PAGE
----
Balkinization  

Wednesday, May 16, 2007

What Was the President's Role?

Marty Lederman

Josh Marshall is absolutely correct here that the implication that the President was on DOJ's side of the dispute, as against Card and Gonzales, is fundamentally mistaken. For one thing, the President (probably) took the extraordinary step of calling the AG's wife to try to convince her to allow two White House officials to visit her husband, in intensive care, to try to convince him to overrule the Acting AG . . . .

Three other things are important to note, as well:

1. The President personally tried to convince Comey to change his judgment, even after DOJ had gone to such lengths to repudiate OLC's prior legal advice.

2. The President signed the directive himself, and allowed the NSA program to continue for at least two weeks, even though DOJ had concluded that it was legally indefensible, i.e., that it violated a criminal statute. (This is the big story that few are focusing on.)

3. Yes, the President eventually agreed that the program could be "modified" if that's what it would take to get DOJ buy-in. But that isn't a case of "siding" with DOJ over the VP and White House Counsel. He really had no choice, because the alternative was a full-scale resignation of the entire top tier of the Justice Department. Imagine how that would have played in Congress and the public --they're doing something so egregiously and transparently unlawful that even John Ashcroft resigned over it! It most certainly would have meant the end (and the revelation) of the NSA program, at the very least -- and it might even have been viewed as the equivalent of the Saturday Night Massacre. So really, the President was backed into a corner -- Ashcroft, Comey and Goldsmith did the right thing under enormous pressure, and they forced the President and the Vice President to back down.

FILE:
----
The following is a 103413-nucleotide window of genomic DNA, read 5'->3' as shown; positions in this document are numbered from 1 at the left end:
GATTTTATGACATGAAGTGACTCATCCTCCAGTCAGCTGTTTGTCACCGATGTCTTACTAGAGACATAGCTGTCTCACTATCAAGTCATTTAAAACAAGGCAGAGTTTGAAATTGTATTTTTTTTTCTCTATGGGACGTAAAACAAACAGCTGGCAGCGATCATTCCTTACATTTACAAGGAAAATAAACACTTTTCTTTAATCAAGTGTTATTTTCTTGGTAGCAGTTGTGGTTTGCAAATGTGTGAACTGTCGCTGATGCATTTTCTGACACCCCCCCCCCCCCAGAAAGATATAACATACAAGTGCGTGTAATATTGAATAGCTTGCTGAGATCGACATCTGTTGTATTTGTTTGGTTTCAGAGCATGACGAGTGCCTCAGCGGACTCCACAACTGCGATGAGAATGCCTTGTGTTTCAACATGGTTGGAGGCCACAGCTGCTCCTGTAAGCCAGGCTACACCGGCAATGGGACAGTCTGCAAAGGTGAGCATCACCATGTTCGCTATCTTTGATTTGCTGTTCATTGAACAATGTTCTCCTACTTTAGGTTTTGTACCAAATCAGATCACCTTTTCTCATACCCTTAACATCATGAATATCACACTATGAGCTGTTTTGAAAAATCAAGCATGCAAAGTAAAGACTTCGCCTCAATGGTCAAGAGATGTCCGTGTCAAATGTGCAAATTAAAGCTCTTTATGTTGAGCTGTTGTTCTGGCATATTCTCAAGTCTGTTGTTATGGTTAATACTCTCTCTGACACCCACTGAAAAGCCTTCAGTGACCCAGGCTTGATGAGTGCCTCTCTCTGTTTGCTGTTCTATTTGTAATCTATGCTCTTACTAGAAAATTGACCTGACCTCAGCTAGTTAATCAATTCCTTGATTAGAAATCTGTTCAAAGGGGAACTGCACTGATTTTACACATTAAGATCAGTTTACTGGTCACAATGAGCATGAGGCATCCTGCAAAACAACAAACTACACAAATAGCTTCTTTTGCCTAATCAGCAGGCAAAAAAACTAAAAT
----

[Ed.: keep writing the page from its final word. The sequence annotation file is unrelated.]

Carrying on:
Comments:

Via Think Progress. See this excerpt from the January 2006 Newsweek article on this same incident:

"On one day in the spring of 2004, White House chief of staff Andy Card and the then White House Counsel Alberto Gonzales made a bedside visit to John Ashcroft, attorney general at the time, who was stricken with a rare and painful pancreatic disease, to try–without success–to get him to reverse his deputy, Acting Attorney General James Comey, who was balking at the warrantless eavesdropping. Miffed that Comey, a straitlaced, by-the-book former U.S. attorney from New York, was not a “team player” on this and other issues, President George W. Bush dubbed him with a derisive nickname, “Cuomo,” after Mario Cuomo, the New York governor who vacillated over running for president in the 1980s."
 

Professor Lederman, fellow Balkinites:

Gerald Ford famously said "high crimes and misdemeanors" are whatever Congress says they are, and while Ford might not be my pick of the litter for Constitutional scholarship the GOP witch-hunt over Clinton's blow job seems to prove the point. Still, as a student, I'd be much obliged for a pointer or two to material which might be controlling with regards to whether or not the President's acting with disregard for legality suffices as an impeachable offense. To me it seems "self-evident." But I have this little red-flag that flies whenever I hear myself thinking, "To me X seems 'self-evident'."

Many thanks.
 

Thank you, thank you, thank you, for getting this right -- in spite of the press coverage.
 

I shouldn't be amazed, but I *am* amazed that testimony as stunning as Comey's can be neutralized with such miserable press coverage.

OF COURSE Bush backed down to avoid having the issue explode during Campaign 2004.
 

I happened to glance at Jess Bravin's piece today in
the WSJ, Old Episode Could Haunt Gonzales" and got a
reminder of just how powerful the MSM can be in
shaping people's perceptions of the news.

Bravin's piece audaciously buried facts and lied in
order to downplay the fact that John Ashcroft did not
have the power to certify the program. Comey was the